I have seen many simple questions (and even answers) with a very large amount of up-votes. Is it a good idea to give so much reputation just for a very simple question or answer which is just because it is a common request of people who search the web for it (and the question/answer author is one who just posted it sooner than other ones)?
As an example, consider this simple (one line) question on Stack Overflow:
Q: How do I redirect to another page? link => 6041 up-votes!
A: window.location.replace(...), with a little more explanation link => 10008 up-votes!
Also consider a 10 points gain for each up-vote! it could theoretically give authors 30k and 100k reputation! (If distributed per different days in 2 years, but, anyway they will produce a very large rep despite the per day limit.)
What is wrong with this? I agree that the up-votes should be saved in the system and also shown for each post (to show how popular the question/answer is), but the reputation assigned to the user can be controlled such that they don't get unnecessary points which other users should try hard to achieve.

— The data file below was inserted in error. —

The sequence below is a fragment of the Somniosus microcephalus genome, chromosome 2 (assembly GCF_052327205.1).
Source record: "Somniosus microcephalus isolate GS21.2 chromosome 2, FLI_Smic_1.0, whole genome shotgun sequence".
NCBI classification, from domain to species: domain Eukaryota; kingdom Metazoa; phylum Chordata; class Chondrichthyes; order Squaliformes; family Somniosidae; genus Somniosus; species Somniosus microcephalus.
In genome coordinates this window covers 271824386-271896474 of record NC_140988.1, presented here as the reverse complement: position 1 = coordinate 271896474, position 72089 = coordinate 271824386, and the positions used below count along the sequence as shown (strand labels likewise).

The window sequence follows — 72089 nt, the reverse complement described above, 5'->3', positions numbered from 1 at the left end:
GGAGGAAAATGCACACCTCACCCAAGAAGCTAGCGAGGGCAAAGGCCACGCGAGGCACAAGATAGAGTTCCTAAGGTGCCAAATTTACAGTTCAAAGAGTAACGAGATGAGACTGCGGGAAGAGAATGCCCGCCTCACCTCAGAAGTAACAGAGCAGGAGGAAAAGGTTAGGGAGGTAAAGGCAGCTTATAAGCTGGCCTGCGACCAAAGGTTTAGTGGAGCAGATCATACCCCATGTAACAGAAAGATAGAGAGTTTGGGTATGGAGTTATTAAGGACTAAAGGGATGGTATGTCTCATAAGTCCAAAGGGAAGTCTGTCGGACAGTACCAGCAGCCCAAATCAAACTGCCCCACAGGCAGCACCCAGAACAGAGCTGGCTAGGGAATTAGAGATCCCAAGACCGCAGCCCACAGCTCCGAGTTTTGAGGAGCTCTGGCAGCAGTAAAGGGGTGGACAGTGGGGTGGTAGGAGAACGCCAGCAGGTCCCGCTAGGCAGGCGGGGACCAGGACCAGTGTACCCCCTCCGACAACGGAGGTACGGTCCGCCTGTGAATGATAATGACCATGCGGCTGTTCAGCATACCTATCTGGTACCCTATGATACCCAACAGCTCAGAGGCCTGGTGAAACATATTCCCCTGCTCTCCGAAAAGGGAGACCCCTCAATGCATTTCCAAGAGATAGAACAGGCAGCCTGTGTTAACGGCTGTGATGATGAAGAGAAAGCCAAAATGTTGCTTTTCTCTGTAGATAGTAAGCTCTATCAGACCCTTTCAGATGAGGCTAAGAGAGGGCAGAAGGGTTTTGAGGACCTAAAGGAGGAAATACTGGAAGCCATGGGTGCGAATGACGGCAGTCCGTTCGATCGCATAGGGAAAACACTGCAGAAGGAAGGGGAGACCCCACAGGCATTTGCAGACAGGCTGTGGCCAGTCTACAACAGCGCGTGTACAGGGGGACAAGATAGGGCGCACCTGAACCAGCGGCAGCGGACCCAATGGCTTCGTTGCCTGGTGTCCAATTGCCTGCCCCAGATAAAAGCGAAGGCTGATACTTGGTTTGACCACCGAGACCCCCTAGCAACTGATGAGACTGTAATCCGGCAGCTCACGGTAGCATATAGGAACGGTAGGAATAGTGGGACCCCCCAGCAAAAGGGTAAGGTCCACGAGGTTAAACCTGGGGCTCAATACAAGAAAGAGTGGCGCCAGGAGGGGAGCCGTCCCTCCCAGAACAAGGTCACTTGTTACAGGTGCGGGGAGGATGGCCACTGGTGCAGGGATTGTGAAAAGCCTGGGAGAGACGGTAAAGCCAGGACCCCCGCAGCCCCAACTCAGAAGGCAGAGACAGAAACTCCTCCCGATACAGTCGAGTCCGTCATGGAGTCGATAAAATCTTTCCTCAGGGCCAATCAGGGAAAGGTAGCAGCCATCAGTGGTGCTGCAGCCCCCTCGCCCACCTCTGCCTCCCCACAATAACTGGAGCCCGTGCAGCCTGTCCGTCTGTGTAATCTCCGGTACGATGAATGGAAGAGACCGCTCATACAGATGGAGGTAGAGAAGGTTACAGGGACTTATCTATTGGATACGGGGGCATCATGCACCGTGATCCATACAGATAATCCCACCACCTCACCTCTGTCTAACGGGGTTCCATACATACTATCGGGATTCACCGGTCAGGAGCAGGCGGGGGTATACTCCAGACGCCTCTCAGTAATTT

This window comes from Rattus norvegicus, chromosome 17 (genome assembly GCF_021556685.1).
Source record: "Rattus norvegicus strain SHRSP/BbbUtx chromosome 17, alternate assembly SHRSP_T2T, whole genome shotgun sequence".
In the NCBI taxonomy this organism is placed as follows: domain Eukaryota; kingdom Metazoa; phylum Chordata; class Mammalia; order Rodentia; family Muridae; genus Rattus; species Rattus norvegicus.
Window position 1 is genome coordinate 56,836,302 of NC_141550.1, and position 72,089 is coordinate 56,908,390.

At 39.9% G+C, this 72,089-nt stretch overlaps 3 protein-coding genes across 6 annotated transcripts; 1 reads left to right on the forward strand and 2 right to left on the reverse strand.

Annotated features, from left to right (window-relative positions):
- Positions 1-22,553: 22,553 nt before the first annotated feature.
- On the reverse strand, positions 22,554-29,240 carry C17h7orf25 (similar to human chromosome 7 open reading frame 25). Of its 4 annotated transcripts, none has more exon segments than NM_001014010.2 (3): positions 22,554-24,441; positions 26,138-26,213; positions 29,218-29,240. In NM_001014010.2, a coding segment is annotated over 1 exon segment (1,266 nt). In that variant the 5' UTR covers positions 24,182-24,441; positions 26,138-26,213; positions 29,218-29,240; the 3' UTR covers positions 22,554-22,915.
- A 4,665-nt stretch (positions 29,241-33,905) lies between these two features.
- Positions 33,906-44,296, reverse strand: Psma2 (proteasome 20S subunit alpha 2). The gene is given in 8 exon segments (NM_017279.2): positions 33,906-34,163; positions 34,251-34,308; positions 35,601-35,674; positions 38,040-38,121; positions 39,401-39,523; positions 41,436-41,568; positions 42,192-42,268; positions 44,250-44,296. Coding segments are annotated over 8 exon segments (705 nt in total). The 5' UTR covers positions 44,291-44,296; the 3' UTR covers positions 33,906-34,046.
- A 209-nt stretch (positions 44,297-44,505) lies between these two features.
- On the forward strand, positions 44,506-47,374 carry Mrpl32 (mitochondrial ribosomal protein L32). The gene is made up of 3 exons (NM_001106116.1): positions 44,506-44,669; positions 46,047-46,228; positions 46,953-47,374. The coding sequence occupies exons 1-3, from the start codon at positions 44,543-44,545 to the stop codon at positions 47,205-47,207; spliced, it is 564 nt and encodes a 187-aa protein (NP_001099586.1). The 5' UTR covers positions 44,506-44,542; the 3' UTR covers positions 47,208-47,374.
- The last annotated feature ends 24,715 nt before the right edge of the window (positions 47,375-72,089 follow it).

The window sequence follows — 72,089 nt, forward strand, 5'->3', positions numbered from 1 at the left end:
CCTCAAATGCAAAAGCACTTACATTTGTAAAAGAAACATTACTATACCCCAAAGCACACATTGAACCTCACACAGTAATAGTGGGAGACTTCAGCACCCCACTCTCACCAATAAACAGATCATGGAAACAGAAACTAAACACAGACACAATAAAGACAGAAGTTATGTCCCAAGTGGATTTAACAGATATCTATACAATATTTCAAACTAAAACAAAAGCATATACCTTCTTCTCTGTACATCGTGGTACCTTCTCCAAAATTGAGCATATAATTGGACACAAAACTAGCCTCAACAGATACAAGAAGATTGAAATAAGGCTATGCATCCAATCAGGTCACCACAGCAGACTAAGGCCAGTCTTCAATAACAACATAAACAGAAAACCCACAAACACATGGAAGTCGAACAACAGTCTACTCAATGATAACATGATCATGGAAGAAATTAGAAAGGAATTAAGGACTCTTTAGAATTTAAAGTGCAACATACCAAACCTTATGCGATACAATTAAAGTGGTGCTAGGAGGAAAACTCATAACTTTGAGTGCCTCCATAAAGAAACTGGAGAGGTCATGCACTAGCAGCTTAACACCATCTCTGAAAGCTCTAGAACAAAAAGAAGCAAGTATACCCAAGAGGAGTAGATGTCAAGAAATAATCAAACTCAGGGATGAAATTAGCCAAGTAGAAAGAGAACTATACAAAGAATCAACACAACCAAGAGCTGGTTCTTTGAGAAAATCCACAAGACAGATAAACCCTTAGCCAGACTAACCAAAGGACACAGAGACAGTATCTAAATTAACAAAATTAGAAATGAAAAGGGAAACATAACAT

So, to improve the reputation system, I think there must be some limits for the total reputation one user can get from each question (or answer), or some weight factor for votes higher than some limit.
Consider this with the fact that many good technical questions and answers provide a very low reputation gain (e.g., +15 for accepted answer or if you have chance for 10 upvotes: 10*10 = 100), or consider many hard questions suggest a bounty worth about +50 or +200 rep. How could we compare them?!
As I already mentioned, I know there is a limit of 200 rep for each user per day. I think its not enough to control the issue as I've explained above.
I don't say we should distinguish simple and non-simple q/a. I think that a limitation or weight on reputation per post will improve the meaning of the reputation system, better than what is now in place.